Addressing the Security Council today (28 Jul) via teleconference, Griffiths said both parties had provided feedback on various drafts and proposals, but they have yet to reach agreement on a final text as the negotiations have been ongoing for four months. He noted the importance of the parties’ engagement in the process but stressed that the negotiations must be concluded before the window of opportunity closes.

The Special Envoy warned that the military situation has not improved over the past month. He highlighted the situation in Ma’rib, which he said undermines the prospects of a nationwide ceasefire. He said the economic indicators were all pointing in the wrong direction resulting in increased food prices and currency depreciation.

Griffiths said his Office continued to engage the Yemeni parties to find a solution to allow for the continued and regular entrance of ships carrying oil derivatives into Hudaydah port.

SOUNDBITE (English) Martin Griffiths, Special Envoy for Yemen, United Nations:
“The humanitarian consequences of the impasse grow greater by the day, and this situation cannot continue. It is essential that all obstacles to imports and the domestic distribution of fuel and other goods vital for the civilian population be removed.”

The Special Envoy also noted that, at the beginning of this month, Ansar Allah confirmed in writing that they would authorize a long-planned UN-supervised technical mission to the FSO Safer tanker. However, he added, the UN was still awaiting the permissions necessary for this team to deploy.

UN Emergency Relief Coordinator Mark Lowcock warned that the humanitarian crisis in Yemen has never been worse. He told the Council that famine is again on the horizon, conflict is again escalating, the economy is again in tatters and humanitarian agencies are again nearly broke. Meanwhile, COVID-19 is spreading out of control. He said that there are now 43 active front lines in Yemen – compared to 33 in January and stressed that Yemenis need a nationwide ceasefire.

Lowcock said the worst was avoided in 2017-2018 when his warnings that the Coalition’s blockade was likely to plunge Yemen into famine were heeded.

SOUNDBITE (English) Mark Lowcock, Under-Secretary-General for Humanitarian Affairs and Emergency Relief Coordinator, United Nations:
“It would then be the unhappiest of ironies if the failure of Ansar Allah to allow us to deal with the tanker were to be the cause of the loss of the ports. The consequences would be just as I warned in 2017 and 2018. I hope wiser counsels will prevail. The rhetoric on Yemen is often reassuring, and the actions relentlessly ruinous.”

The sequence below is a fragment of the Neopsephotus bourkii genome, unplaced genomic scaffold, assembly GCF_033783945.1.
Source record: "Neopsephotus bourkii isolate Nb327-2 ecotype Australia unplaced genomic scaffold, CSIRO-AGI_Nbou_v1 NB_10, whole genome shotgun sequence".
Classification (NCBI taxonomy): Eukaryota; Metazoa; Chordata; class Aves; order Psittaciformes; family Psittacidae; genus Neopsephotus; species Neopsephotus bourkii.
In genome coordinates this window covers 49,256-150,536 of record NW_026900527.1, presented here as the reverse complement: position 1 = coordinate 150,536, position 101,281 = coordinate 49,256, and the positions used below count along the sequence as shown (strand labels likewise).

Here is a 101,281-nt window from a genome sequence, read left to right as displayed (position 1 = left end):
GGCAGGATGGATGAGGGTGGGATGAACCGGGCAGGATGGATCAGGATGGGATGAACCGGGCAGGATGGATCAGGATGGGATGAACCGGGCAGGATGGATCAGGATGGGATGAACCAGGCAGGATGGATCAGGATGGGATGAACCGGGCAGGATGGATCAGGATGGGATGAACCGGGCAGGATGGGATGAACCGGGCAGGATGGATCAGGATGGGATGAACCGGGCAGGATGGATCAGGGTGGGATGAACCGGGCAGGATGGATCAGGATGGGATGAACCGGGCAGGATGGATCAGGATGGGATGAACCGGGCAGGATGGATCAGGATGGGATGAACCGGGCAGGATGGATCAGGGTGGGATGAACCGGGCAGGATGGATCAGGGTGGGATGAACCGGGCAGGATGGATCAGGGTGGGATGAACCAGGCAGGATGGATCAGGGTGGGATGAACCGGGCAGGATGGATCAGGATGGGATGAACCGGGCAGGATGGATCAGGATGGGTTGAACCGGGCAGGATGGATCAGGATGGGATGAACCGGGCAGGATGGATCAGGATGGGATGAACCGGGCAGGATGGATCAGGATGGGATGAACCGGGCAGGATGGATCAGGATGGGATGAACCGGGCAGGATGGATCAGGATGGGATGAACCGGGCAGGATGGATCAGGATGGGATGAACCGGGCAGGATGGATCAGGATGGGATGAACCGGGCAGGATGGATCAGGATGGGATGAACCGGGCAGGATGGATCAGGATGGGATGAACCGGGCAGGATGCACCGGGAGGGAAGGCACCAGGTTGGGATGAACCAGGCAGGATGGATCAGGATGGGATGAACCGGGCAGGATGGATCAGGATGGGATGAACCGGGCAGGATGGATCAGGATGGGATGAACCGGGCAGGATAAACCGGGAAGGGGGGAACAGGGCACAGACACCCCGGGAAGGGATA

The Under-Secretary-General cautioned that the aid operation in Yemen was on the verge of collapse. He said, “Aid organizations have so far received about 18 per cent of what we need for this year’s humanitarian response plan. What had in recent years been one of the better funded humanitarian operations around the world is now one of the most underfunded.”

SOUNDBITE (English) Mark Lowcock, Under-Secretary-General for Humanitarian Affairs and Emergency Relief Coordinator, United Nations:
“It is not difficult to predict the effects of less food, less water and less healthcare in Yemen. Without more funding, we should all expect large increases in hunger, malnutrition, cholera, COVID-19 – and, above all, death. We should expect many more people to die.”

Yemeni ambassador Abdullah Al-Saadi said, two weeks after a Security Council meeting on the FSO Safer tanker, The Houthis continued to obstruct the work of the UN technical team, in full disregard for Council decisions and resolutions.

He called on the Security Council to take the “immediate necessary steps” and pressure the Houthis to “facilitate the team's mission without any delay or preconditions to avoid an economic, environmental, and humanitarian disaster which would have implications on Yemen, the region, and the world."